If the professors are professionally active, they are very busy people, so keep your email or letter short (several paragraphs). Professors also tend to be critical readers and attentive to detail, so double-check your grammar and spelling, especially the professor's name and that of their department and university! Rather than ask professors to write back, you might offer to follow up your email with a phone call. Inform them that you plan to visit the university and would appreciate an opportunity to meet with them as well as other faculty and graduate students in the department. The aim of this effort, of course, is to help your prospective advisor get to know you personally and enable you to distinguish yourself from other applicants.
A prospective advisor will be most concerned about your interest in, commitment to, and potential in his or her field—in short, your promise as a graduate student. The best way to give your application substance, then, is to have accomplished something in the field as an undergraduate. If you can afford it, avoid the temptation to spend your summer vacations in high-paying but low-skill jobs like landscaping or waitressing. Instead, find an interesting research job. Ask your college professors directly if they need field or laboratory assistants, or if they know of colleagues offering such positions. Read websites and bulletin boards for job announcements; you will discover countless opportunities, stipends, and grants for summer research, many of them sponsored by your undergraduate institution.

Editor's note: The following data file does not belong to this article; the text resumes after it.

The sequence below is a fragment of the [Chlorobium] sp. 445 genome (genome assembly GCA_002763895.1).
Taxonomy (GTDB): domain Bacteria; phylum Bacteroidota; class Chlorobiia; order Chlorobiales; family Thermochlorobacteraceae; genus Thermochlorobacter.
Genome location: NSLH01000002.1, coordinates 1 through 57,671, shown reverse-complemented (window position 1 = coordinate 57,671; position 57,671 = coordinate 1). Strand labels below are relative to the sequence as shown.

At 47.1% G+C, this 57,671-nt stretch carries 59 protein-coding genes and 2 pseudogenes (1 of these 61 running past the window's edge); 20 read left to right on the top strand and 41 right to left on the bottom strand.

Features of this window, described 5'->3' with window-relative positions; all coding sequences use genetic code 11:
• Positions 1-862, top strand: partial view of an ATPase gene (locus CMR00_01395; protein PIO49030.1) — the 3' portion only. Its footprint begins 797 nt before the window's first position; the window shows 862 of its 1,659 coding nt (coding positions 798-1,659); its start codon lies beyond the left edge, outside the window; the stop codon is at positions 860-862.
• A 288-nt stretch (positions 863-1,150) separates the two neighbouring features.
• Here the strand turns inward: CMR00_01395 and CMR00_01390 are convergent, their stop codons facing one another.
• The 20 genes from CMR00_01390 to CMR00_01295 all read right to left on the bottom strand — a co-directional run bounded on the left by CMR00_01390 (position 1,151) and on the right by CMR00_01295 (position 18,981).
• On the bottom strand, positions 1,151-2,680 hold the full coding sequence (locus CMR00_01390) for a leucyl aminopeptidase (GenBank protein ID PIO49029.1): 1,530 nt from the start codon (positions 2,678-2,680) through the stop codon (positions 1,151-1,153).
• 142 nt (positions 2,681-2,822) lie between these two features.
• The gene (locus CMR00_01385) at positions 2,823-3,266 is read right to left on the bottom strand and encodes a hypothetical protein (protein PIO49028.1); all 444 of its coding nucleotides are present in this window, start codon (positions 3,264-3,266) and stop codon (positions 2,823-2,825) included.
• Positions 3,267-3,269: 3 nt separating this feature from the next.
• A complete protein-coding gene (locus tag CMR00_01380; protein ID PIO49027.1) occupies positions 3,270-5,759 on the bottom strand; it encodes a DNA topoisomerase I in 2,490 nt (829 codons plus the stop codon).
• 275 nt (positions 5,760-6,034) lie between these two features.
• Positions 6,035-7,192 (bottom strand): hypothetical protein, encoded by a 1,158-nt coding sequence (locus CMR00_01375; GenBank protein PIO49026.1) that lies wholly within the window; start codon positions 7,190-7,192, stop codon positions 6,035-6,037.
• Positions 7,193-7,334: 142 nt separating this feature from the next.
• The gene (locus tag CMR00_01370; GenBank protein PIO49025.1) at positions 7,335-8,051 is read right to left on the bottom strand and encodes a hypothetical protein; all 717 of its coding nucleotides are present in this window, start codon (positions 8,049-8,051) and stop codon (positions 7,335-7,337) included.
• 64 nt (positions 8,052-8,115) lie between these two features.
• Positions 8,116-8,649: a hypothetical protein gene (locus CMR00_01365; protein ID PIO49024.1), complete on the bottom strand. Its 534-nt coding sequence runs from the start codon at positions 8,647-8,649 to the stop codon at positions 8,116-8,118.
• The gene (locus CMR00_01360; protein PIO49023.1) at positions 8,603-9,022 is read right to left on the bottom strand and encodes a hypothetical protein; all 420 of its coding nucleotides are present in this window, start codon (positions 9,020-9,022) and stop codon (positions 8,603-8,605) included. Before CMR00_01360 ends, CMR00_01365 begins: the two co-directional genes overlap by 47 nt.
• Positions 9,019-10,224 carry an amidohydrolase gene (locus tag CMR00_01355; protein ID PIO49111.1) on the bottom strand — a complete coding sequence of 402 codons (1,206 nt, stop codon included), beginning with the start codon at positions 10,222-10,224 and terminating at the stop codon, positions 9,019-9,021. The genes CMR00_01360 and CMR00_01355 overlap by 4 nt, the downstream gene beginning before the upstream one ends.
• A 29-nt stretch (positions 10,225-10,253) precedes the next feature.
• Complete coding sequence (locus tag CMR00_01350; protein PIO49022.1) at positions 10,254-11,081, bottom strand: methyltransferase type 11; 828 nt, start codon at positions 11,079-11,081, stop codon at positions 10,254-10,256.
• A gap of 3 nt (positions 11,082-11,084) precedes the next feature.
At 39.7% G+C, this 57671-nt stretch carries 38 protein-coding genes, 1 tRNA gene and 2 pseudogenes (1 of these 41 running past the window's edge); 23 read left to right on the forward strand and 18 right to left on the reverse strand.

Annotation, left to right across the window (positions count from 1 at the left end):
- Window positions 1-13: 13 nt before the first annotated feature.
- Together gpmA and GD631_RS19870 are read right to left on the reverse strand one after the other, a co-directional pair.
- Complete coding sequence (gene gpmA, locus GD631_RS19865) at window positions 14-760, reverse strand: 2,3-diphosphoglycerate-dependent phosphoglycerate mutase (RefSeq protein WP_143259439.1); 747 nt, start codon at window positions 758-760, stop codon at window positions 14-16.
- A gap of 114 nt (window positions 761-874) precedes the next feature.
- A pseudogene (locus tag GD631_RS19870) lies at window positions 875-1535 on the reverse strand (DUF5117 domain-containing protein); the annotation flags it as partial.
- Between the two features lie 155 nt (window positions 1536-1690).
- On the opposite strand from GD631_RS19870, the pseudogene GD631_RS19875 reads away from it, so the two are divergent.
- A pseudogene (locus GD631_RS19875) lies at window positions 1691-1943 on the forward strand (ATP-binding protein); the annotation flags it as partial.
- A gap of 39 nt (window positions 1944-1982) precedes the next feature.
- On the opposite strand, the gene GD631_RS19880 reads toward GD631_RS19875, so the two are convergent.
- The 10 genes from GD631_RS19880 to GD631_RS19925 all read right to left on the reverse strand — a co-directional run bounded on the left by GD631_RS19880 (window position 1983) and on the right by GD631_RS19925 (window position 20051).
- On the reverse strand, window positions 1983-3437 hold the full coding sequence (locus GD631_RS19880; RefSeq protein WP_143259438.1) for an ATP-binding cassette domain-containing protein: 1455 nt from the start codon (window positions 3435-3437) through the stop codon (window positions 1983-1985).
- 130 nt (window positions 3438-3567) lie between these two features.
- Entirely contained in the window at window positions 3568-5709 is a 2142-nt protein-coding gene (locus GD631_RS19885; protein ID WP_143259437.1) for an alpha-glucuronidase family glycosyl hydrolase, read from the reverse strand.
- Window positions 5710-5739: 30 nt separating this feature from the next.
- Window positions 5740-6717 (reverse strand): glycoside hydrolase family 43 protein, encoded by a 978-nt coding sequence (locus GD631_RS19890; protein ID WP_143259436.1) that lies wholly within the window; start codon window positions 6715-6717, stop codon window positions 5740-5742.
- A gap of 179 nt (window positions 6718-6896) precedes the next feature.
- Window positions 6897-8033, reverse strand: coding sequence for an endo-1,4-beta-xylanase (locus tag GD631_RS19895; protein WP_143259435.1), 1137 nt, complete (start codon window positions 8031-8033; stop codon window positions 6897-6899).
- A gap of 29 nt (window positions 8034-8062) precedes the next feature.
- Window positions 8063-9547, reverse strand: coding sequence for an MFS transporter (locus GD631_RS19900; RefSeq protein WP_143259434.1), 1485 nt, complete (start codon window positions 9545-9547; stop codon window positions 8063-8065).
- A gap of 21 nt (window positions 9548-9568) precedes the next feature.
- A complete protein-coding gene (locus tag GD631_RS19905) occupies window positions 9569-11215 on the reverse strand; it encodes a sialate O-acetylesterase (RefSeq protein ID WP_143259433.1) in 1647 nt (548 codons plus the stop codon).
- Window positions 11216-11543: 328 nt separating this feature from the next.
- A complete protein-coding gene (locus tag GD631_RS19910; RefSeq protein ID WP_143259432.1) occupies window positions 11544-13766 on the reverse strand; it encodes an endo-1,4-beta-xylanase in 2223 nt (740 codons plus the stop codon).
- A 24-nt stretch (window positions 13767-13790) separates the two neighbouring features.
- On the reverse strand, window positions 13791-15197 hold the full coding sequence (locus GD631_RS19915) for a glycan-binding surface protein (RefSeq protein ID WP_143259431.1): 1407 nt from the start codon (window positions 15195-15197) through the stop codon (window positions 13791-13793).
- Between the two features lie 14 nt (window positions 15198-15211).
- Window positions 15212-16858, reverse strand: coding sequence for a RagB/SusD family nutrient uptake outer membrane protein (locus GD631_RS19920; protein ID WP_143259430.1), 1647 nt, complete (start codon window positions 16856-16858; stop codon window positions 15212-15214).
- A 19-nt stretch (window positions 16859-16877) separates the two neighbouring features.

During the fall of your senior year, apply for a National Science Foundation Predoctoral Fellowship—don't miss the deadlines! In contrast to admission to graduate school, such fellowships often rely rather heavily on grades and GRE scores, so be prepared. Take seriously the section on Broader Impacts (i.e., how your work will contribute to the common good). Not only do such NSF grants pay handsomely and relieve you of heavy teaching obligations while a graduate student, they actually greatly increase your chances of being admitted to a highly competitive graduate program. NSF grants and other awards also enhance your curriculum vitae and increase the probability of receiving future grants. Note that Bowdoin also has endowed funds to support graduate school.
Finally, consider taking a year or two off before continuing your education. There's no rush to get on with the next school. Graduate faculty look for maturity and dedication in prospective students. For most of us, acquiring those qualities requires spending time in the real world. Use the freedom of a year off to travel, gain experience in biology, and decide whether pursuing a graduate degree is right for you. Graduate school is a long haul. It pays poorly. The criticism of professors, fellow students, and reviewers of your manuscripts and grant proposals can be blunt, even caustic. It is hard and often frustrating work, and many PhD candidates bail out before they complete their degree. Once you receive your PhD, brace yourself for more years of job insecurity and poverty as a post-doctorate, then more uncertainty and pressure as an untenured assistant professor. To survive this business and be successful in it, you have to be very productive, hard-working, and a bit lucky. That means that you must know yourself and love what you are doing. But if it all works out, it is hard to imagine a more satisfying or important career than exploring and teaching biology.